Software QA FYI - SQAFYI

An Automated OSGi Test Runner

By: Rüdiger Herrmann

Among my fellow team members I was known for notoriously forgetting to maintain the (JUnit) test suite. I just can’t get this extra step of manually adding a test to a suite into my fingers. Fortunately there are continuous integration servers that collect tests by a naming pattern. If one of the orphan tests I introduced fails, it stands out there.

To make up for that I created an (almost) maintenance-free test runner. While there is such thing already for plain JUnit tests, I couldn’t find something similar for OSGi tests.

When having multiple bundles you usually have a master test suite that aggregates all per-bundle test suites. To use the BundleTestSuite, just replace your master test suite like this:
1 @RunWith( BundleTestSuite.class )
2 @TestBundles( { "org.example.bundle1", "org.example.bundle2" } )
3 public class MasterTestSuite {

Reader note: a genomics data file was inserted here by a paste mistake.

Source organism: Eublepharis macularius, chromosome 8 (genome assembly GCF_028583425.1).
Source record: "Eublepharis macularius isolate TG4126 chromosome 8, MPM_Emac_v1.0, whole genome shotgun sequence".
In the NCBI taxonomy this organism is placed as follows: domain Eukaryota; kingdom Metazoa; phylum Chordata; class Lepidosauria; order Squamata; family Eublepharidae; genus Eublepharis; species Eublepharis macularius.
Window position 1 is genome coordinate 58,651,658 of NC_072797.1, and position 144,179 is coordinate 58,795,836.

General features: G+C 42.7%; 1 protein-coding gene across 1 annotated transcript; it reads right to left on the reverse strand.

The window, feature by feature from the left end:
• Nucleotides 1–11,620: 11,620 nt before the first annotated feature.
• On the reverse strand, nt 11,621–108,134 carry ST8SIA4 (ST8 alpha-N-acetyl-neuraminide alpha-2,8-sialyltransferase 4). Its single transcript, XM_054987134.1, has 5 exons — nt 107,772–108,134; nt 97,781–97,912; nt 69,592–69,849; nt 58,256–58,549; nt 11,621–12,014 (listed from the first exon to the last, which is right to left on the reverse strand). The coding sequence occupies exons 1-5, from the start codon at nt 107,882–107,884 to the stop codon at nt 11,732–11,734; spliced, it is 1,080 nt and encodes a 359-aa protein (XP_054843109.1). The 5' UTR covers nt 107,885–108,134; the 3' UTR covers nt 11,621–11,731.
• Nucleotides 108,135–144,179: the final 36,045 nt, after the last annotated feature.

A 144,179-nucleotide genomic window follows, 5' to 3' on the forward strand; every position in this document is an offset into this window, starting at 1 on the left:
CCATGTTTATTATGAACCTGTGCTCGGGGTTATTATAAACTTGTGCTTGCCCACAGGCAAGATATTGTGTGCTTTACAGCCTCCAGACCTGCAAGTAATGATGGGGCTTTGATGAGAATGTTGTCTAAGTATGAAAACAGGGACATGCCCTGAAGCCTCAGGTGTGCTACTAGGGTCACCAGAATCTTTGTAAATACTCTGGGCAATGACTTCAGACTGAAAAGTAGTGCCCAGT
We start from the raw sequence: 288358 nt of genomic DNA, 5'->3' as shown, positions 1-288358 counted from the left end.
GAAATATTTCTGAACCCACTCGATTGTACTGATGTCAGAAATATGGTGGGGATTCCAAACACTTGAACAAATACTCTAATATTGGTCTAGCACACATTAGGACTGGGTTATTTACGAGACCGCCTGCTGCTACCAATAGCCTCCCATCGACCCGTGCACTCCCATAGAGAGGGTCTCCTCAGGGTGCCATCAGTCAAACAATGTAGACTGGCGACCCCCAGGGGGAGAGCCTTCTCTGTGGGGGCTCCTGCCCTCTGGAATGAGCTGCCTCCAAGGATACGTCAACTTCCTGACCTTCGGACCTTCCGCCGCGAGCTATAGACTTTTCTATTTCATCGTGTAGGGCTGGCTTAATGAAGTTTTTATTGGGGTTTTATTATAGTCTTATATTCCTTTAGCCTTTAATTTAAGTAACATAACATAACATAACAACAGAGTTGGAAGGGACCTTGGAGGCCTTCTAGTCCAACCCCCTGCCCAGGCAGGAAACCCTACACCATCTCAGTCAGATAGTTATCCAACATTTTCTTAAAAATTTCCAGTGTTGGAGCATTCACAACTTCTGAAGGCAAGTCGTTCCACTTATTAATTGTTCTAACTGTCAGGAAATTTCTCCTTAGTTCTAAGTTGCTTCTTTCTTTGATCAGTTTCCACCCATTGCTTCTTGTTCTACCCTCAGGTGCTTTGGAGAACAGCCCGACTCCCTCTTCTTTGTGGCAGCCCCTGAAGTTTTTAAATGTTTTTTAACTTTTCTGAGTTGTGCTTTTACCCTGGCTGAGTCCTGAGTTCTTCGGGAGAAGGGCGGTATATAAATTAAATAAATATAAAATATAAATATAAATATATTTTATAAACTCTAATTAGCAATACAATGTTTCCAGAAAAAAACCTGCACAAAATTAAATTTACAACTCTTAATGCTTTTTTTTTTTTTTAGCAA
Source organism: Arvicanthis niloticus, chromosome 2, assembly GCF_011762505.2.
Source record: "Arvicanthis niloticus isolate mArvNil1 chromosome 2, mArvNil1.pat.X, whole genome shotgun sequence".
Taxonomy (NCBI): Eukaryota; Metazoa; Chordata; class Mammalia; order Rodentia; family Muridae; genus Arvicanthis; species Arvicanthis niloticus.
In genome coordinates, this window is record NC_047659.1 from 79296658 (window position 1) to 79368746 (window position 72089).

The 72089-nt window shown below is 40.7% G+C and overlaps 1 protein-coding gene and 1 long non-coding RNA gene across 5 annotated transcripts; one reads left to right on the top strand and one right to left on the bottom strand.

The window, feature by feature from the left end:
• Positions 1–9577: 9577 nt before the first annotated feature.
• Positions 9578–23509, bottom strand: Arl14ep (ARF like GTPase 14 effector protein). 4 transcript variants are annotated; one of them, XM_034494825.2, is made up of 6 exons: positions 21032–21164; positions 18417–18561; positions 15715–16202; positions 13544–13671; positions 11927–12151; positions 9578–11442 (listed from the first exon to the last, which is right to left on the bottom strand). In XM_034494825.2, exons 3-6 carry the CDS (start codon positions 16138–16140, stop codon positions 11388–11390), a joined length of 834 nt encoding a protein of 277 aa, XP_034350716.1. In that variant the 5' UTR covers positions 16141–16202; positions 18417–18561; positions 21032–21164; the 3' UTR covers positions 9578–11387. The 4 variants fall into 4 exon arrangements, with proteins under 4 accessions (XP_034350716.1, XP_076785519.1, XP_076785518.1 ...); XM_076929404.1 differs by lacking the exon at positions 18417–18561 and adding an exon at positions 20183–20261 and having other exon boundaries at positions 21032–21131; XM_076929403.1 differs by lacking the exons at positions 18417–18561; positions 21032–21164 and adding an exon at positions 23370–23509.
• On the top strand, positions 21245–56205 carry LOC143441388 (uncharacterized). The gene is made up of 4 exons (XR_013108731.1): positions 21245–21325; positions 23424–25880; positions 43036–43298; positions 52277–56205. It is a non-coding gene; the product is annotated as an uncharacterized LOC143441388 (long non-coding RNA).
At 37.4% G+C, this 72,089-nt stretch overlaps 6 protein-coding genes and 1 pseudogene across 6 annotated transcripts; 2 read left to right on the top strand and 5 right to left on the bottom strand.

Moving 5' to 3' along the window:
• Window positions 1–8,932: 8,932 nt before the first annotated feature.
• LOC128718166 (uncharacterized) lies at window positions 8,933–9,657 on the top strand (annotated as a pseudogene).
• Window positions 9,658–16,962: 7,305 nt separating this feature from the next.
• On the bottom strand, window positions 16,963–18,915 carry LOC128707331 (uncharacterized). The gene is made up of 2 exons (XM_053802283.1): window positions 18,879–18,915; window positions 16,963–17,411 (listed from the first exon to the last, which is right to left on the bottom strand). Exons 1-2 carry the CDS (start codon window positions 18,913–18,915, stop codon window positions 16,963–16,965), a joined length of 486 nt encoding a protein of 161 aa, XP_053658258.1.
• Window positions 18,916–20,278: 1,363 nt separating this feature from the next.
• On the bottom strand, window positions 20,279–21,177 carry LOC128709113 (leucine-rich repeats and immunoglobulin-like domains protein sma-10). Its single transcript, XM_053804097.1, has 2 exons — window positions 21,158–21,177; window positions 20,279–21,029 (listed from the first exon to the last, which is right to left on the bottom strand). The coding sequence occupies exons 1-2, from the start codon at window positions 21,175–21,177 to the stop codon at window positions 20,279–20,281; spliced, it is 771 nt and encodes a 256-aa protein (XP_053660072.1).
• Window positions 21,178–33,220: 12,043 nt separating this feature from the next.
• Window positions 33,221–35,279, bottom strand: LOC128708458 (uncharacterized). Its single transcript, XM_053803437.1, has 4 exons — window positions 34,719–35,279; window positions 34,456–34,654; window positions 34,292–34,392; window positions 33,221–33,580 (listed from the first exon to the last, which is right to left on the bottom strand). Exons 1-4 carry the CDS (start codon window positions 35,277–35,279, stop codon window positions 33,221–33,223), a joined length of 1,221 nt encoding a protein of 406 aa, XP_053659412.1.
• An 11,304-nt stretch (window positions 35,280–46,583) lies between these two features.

4 }

The RunWith annotation tells JUnit to use the BundleTestSuite test runner. This test runner then evaluates the TestBundles annotation and executes the tests from all bundles whose symbolic names are listed there. If you create a new bundle, add its name to the TestBundles list and all test that it (or its fragments) contains will be picked up. A test class is currently identified by its name. All classes whose name ends with ‘Test’ are considered test classes.

A side effect of collecting the tests reflectively is that you can remove all workarounds (Eclipse-ExtensibleAPI and the like) to make tests within fragments visible to the outside.

When tests are run in Eclipse as PDE JUnit Tests the bundle layout differs from bundles that are packaged regularly. The BundleTestSuite considers this and works around a bug in Equinox while collecting tests. Unfortunaltely, this issue also affects Tycho. Currently, the BundleTestSuite can’t be run with Tycho so that you’ll have to stay with the surefire include/exclude directives for now.

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An Automated OSGi Test Runner